TY Review: Last Stop on the Red Line #4
[Editor’s Note: This review may contain spoilers]
Writer and Colorist: Paul Maybury
Artist: Sam Lotfi
Letters: Adam Pruitt
Reviewed by: Tony Farina
Look, I know it says that there may be spoilers in this review, but honestly, I just can’t do it to you dear reader. Last Stop on the Red Line #4 ends. I will say that here. There are answers. I can say that here. Mig and Yousef do things. Zev and Wolf may or may not be real. I can’t say much more. Seriously, you would hate me if I did.
Last Stop on the Red Line #4 is so well written. There is ZERO fat. Paul Maybury is not interested in you being distracted by side stories. Everything, and I mean everything, is essential to this book’s success.
Seriously, look at that cover. Go up and look at it. Sam Lofti is simply amazing. The best thing is, his brilliant work does not stop on the cover. Lucky for you dear reader, he does the whole book and the whole series. Beyond just his poserizing covers, has has weaved magic and madness and reality into one story that has held up over this series. As things took bizarre, often time travelish turns, Lofti just made it all seem totally normal. For example you will see a normal looking bloke and a werewolf. Is the normal bloke, who happens to be a cop, stressed out over arresting a werewolf? He is not? Why? Two reasons: 1. That is how things go in this world and 2. Sam Lofti drew it so…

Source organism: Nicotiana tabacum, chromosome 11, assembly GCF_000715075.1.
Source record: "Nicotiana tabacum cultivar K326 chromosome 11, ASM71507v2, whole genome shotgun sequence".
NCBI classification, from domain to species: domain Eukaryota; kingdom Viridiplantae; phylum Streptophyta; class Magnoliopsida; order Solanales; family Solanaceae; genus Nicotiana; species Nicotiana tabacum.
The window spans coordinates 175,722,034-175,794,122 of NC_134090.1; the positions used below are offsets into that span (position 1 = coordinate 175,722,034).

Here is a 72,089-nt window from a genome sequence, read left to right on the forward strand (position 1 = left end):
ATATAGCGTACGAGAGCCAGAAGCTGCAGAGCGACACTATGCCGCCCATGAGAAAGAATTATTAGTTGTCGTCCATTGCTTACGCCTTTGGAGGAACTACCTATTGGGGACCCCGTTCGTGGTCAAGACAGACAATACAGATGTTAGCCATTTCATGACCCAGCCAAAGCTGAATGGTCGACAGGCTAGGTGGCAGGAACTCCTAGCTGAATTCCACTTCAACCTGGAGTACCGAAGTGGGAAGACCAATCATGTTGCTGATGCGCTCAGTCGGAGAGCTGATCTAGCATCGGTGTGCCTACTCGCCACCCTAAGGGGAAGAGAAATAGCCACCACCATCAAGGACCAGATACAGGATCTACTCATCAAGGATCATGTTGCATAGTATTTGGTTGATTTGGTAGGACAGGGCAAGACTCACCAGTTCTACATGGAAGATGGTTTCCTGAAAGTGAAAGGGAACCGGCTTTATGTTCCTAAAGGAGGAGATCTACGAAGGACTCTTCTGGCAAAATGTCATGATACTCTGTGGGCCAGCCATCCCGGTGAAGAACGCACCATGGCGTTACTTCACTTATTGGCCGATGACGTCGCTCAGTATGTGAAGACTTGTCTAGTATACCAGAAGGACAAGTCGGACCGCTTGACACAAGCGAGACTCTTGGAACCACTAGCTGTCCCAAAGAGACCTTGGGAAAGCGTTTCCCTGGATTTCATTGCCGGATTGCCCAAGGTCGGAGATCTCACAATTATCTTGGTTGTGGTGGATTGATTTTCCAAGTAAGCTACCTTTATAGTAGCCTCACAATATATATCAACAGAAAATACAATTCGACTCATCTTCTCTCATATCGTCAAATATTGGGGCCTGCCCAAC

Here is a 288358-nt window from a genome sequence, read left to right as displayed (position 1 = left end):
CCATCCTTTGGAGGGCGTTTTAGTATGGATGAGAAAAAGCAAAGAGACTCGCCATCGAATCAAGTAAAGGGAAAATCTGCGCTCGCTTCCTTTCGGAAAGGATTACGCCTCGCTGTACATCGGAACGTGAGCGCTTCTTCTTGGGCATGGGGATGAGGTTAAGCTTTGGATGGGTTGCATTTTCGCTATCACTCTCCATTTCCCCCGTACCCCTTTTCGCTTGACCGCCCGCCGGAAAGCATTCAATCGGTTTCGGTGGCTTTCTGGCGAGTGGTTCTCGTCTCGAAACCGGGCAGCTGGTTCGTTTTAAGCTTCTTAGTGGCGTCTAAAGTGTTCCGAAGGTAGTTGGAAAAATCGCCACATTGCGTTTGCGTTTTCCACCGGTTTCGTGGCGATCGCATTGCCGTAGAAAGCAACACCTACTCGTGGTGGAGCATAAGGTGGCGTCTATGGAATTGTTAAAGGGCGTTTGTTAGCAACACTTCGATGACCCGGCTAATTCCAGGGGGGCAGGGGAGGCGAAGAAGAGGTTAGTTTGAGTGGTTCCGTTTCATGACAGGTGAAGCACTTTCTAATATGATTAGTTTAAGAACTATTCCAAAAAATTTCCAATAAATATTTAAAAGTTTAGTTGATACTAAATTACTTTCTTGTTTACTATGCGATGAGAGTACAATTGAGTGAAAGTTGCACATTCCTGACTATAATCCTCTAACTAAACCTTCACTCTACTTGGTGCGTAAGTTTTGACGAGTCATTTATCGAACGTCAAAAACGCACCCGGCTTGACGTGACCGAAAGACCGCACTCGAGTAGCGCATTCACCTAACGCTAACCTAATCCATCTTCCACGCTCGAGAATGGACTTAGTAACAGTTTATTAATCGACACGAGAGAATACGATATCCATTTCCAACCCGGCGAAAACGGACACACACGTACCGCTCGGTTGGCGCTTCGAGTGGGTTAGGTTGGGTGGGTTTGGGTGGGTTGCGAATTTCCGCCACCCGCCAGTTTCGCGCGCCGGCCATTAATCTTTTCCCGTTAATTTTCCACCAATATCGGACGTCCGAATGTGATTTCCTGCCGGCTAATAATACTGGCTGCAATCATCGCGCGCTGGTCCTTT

I said in my interview with the guys from this book that I was worried that four issues was not going to be enough time to tell this story. I fear that my worry has come true. That is not to say that this book is bad, it is far from bad, but, it really needed more room to stretch it’s legs. There are so many characters here that they all feel a bit under served.
I miss John Rauch’s colors on this. Maybury does an excellent job doing it himself, but it is different. Not necessarily bad, but noticeable.
I certainly feel that this book is worth sitting down with in one go. It was hurt by the long waits between issues 2 and 3 and 3 and 4. The reader is expected to hold a lot of information in his/her head over months and months as it is, but then to take a 4 part mini-series, that should have been 6 parts at least and then stretch it out over 7 months does it no favors. Still, I highly recommend this and urge you to pick up all four issues individually or pick up the TPB when it comes out in a few months. The writing is tight and the art is beautiful. Isn’t that a near perfect comic book combination?